request, response = app.test_client.get("/overload/你好")
assert response.text == "OK2 你好"

If you forget to do so, your text will remain encoded.

# Alter Request.match_info

The match_info has always provided the data for the matched path parameters. You now have access to modify that, for example in middleware.

def convert_to_snake_case(request):
    request.match_info = to_snake(request.match_info)

# Version types in routes

The version argument in routes can now be:

  • str
  • int
  • float
@app.route("/foo", version="2.1.1")
@app.route("/foo", version=2)
@app.route("/foo", version=2.1)

# Safe method handling with body

Route handlers for GET, HEAD, OPTIONS and DELETE will not decode any HTTP body passed to it. You can override this:

@app.delete(..., ignore_body=False)

# Application, Blueprint and Blueprint Group parity

The Sanic and Blueprint classes share a common base. Previously they duplicated a lot of functionality, that lead to slightly different implementations between them. Now that they both inherit the same base class, developers and plugins should have a more consistent API to work with.

Also, Blueprint Groups now also support common URL extensions like the version and strict_slashes keyword arguments.

# Dropped httpx from dependencies

There is no longer a dependency on httpx.

# Removed testing library

Sanic internal testing client has been removed. It is now located in its own repository: sanic-org/sanic-testing (opens new window) and is also its own standalone package on PyPI (opens new window).

If you have sanic-testing installed, it will be available and usable on your Sanic() application instances as before. So, the only change you will need to make is to add sanic-testing to your test suite requirements.

# Application and connection level context (ctx) objects

Version 19.9 added (opens new window) the request.ctx API. This helpful construct easily allows for attaching properties and data to a request object (for example, in middleware), and reusing the information elsewhere int he application.

Similarly, this concept is being extended in two places:

  1. the application instance, and
  2. a transport connection.

# Application context

A common use case is to attach properties to the app instance. For the sake of consistency, and to avoid the issue of name collision with Sanic properties, the ctx object now exists on Sanic instances.

async def startup_db(app, _):
    # WRONG
    app.db = await connect_to_db()
    app.ctx.db = await connect_to_db()

# Connection context

When a client sends a keep alive header, Sanic will attempt to keep the transport socket open for a period of time. That transport object now has a ctx object available on it. This effectively means that multiple requests from a single client (where the transport layer is being reused) may share state.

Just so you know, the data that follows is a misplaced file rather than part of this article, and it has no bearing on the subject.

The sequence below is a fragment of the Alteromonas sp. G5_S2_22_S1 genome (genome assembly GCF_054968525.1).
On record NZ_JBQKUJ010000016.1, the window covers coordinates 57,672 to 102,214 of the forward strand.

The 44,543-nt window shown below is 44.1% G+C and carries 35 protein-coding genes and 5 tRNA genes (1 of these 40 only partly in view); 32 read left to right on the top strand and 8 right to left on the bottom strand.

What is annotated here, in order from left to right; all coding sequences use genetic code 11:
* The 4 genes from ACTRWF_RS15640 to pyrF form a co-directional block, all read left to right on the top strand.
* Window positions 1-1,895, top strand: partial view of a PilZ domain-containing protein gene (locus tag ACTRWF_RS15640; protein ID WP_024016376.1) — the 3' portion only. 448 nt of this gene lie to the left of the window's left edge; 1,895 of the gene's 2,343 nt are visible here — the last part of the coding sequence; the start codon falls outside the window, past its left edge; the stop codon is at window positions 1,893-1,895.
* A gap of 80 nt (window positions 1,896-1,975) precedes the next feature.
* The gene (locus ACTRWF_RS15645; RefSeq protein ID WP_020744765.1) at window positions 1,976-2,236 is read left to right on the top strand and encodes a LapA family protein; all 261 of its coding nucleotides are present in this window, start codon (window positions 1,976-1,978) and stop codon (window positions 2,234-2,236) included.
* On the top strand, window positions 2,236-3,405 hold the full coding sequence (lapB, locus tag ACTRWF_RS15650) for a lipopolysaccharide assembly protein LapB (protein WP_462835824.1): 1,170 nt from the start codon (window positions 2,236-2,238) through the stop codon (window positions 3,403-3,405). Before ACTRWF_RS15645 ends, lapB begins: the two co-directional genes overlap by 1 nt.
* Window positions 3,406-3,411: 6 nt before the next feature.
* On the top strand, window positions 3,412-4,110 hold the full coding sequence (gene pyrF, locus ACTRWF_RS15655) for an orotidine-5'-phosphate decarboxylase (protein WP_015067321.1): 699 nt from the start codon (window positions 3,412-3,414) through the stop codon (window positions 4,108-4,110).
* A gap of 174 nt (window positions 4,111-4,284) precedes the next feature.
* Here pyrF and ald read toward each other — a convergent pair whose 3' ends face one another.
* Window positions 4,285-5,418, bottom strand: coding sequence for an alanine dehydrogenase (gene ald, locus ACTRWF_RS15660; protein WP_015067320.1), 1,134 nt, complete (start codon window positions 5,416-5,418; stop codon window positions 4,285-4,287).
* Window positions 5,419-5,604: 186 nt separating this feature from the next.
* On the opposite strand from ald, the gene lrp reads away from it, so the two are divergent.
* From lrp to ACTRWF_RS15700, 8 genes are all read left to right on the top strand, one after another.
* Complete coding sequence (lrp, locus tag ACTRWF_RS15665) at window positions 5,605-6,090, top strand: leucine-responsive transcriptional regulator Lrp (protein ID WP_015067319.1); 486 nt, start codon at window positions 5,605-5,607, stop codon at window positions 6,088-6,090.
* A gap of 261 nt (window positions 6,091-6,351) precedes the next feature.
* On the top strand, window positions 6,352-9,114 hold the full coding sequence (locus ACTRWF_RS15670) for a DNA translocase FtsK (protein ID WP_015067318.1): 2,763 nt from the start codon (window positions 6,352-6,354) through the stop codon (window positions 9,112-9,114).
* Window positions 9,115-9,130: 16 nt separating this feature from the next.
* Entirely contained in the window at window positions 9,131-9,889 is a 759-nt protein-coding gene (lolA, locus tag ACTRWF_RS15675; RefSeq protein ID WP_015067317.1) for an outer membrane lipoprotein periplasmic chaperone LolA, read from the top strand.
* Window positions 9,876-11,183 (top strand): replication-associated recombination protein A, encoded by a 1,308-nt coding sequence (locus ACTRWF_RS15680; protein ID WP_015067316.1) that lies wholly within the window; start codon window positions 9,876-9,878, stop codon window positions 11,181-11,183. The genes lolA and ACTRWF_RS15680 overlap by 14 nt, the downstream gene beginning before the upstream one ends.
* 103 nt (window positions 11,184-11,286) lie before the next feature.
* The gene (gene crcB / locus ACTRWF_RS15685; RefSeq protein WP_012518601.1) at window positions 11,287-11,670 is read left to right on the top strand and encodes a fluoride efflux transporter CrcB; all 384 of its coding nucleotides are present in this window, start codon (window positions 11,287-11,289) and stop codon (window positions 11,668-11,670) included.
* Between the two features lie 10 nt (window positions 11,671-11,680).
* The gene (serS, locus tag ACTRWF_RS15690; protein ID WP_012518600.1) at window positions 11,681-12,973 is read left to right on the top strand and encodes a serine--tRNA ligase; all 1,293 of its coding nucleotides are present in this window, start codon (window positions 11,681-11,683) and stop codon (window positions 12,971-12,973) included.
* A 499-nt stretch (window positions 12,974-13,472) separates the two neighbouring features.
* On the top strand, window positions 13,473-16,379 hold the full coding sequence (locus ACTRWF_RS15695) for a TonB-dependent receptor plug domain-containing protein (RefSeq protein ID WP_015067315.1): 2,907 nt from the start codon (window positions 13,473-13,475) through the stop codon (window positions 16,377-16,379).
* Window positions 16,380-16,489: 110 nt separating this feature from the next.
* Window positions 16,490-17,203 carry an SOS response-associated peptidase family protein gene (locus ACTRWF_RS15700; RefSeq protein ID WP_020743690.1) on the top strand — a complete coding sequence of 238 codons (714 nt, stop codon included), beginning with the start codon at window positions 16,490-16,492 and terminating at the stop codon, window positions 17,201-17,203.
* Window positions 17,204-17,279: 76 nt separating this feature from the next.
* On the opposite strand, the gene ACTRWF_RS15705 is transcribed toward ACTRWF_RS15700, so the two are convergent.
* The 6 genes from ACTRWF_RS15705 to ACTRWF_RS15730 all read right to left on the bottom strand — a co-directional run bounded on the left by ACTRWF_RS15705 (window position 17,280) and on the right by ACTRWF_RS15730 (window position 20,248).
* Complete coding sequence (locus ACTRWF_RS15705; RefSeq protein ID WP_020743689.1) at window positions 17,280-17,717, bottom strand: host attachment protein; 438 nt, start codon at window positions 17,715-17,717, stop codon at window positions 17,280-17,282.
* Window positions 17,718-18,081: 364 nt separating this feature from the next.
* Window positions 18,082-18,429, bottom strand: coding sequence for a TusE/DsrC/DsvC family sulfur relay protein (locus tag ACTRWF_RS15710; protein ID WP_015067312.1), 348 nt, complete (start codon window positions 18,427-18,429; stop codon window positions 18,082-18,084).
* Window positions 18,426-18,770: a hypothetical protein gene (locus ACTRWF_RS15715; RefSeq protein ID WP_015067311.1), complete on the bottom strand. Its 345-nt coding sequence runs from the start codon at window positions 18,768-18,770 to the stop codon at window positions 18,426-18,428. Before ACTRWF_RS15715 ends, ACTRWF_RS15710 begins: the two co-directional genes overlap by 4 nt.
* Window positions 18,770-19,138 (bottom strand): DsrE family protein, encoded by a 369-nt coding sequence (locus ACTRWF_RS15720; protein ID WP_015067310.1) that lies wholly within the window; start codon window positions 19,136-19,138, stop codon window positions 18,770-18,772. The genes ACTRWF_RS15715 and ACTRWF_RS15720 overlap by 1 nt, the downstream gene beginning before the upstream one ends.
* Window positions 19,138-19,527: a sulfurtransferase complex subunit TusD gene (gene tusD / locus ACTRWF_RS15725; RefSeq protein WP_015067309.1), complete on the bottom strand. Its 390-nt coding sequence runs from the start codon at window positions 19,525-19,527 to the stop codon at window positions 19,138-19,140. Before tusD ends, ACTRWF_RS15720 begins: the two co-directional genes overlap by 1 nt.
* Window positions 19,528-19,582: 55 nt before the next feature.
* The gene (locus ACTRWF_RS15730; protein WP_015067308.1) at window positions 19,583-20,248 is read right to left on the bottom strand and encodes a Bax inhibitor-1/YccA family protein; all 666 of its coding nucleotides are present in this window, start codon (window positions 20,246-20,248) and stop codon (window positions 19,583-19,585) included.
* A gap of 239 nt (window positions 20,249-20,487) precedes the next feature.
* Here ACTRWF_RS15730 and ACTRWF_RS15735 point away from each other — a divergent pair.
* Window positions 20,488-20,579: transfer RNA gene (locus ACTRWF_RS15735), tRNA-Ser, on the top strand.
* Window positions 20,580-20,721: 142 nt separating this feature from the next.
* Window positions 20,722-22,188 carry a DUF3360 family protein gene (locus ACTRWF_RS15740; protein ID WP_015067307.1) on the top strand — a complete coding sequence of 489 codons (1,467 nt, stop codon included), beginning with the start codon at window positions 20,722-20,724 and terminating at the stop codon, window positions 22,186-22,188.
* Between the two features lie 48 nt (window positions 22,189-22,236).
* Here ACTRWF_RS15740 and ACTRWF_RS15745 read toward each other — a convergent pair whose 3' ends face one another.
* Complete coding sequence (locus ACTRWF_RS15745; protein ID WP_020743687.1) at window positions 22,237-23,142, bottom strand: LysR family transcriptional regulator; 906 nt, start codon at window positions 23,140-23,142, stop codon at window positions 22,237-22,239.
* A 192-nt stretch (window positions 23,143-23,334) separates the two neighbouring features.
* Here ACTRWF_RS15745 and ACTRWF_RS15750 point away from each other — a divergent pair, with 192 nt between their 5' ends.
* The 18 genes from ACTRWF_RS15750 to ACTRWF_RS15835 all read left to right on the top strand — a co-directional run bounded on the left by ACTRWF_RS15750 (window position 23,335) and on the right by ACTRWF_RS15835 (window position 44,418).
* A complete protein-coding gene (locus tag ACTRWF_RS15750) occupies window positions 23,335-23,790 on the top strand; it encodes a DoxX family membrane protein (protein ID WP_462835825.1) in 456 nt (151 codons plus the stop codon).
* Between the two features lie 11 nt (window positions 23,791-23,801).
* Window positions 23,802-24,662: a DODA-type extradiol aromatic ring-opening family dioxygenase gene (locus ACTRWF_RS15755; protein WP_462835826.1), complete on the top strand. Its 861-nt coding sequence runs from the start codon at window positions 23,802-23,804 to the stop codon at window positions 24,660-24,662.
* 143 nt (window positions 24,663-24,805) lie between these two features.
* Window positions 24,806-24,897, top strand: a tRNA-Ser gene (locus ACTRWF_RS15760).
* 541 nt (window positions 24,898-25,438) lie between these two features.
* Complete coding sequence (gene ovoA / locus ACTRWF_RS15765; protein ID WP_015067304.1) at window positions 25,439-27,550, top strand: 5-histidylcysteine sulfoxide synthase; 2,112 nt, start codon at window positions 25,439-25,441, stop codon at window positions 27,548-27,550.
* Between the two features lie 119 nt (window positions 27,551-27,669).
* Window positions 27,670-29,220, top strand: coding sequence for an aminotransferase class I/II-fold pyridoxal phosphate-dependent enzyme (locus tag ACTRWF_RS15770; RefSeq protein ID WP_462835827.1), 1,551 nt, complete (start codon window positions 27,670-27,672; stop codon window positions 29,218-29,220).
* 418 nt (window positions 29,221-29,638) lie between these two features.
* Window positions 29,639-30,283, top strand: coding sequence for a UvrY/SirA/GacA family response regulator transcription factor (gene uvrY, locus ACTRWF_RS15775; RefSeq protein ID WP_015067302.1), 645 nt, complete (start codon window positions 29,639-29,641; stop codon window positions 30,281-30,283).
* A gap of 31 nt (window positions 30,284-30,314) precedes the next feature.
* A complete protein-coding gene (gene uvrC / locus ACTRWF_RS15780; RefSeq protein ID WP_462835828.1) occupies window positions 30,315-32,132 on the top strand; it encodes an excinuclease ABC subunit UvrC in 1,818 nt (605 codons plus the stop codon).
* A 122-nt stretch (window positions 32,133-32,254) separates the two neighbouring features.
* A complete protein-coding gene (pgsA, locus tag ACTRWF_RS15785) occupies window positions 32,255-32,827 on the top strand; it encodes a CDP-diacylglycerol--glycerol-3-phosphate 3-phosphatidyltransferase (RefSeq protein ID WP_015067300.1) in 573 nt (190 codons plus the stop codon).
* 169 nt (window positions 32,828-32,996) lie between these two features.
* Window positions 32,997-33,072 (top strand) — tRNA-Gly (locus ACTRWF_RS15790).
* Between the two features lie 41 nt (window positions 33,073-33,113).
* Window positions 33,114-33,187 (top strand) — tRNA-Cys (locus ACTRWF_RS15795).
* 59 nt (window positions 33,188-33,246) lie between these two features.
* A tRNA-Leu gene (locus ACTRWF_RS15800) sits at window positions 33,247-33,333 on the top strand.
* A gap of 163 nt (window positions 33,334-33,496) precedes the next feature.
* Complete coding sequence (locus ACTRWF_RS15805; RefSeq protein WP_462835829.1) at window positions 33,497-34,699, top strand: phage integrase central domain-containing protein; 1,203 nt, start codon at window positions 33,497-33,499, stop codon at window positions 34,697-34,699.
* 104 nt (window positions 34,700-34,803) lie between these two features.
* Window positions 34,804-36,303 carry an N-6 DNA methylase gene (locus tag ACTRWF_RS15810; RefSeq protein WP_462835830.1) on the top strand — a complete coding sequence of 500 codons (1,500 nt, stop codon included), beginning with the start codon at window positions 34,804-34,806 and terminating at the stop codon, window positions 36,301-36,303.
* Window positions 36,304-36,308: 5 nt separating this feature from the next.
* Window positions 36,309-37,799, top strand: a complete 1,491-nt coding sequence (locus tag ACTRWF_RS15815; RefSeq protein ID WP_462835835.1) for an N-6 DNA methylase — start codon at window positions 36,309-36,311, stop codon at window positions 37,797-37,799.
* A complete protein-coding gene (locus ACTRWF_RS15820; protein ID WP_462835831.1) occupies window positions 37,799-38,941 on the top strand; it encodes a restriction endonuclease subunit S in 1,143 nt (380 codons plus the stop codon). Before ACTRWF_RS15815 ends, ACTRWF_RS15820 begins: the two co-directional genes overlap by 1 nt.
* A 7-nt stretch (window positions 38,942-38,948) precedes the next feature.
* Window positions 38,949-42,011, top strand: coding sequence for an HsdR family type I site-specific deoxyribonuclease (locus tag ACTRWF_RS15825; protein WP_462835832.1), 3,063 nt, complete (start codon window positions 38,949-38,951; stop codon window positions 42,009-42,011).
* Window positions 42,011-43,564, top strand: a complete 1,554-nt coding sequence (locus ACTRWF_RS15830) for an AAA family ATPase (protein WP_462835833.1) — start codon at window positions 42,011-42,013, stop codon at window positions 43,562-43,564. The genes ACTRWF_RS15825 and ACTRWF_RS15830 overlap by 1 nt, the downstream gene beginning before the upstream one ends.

async def increment_foo(request):
    if not hasattr(request.conn_info.ctx, "foo"):
        request.conn_info.ctx.foo = 0
    request.conn_info.ctx.foo += 1
async def count_foo(request):
    return text(f"request.conn_info.ctx.foo={request.conn_info.ctx.foo}")
$ curl localhost:8000 localhost:8000 localhost:8000


Connection level context is an experimental feature, and should be finalized in v21.6.

# News

# A NEW frontpage 🎉

We have split the documentation into two. The docstrings inside the codebase will still continue to build sphinx docs to ReadTheDocs. However, it will be limited to API documentation. The new frontpage will house the "Sanic User Guide".

The new site runs on Vuepress. Contributions are welcome. We also invite help in translating the documents.

As a part of this, we also freshened up the RTD documentation and changed it to API docs only.

# Chat has moved to Discord

The Gitter chatroom has taken one step closer to being phased out. In its place we opened a Discord server (opens new window).

# Open Collective

The Sanic Community Organization has opened a page on Open Collective (opens new window) to enable anyone that would like to financially support the development of Sanic.

# 2021 Release Managers

Thank you to @sjsadowski and @yunstanford for acting as release managers for both 2019 and 2020. This year's release managers are @ahopkins and @vltr.

# Thank you

Thank you to everyone that participated in this release: 👏

@ahopkins (opens new window) @akshgpt7 (opens new window) @artcg (opens new window) @ashleysommer (opens new window) @elis-k (opens new window) @harshanarayana (opens new window) @sjsadowski (opens new window) @tronic (opens new window) @vltr (opens new window),

To @ConnorZhang (opens new window) and @ZinkLu (opens new window) for translating our documents into Chinese,

And, to our sponsor, Codestream (opens new window)

Try CodeStream (opens new window)

Make sure to checkout the changelog to get links to all the PRs, etc.

MIT Licensed
Copyright © 2018-present Sanic Community Organization

~ Made with ❤️ and ☕️ ~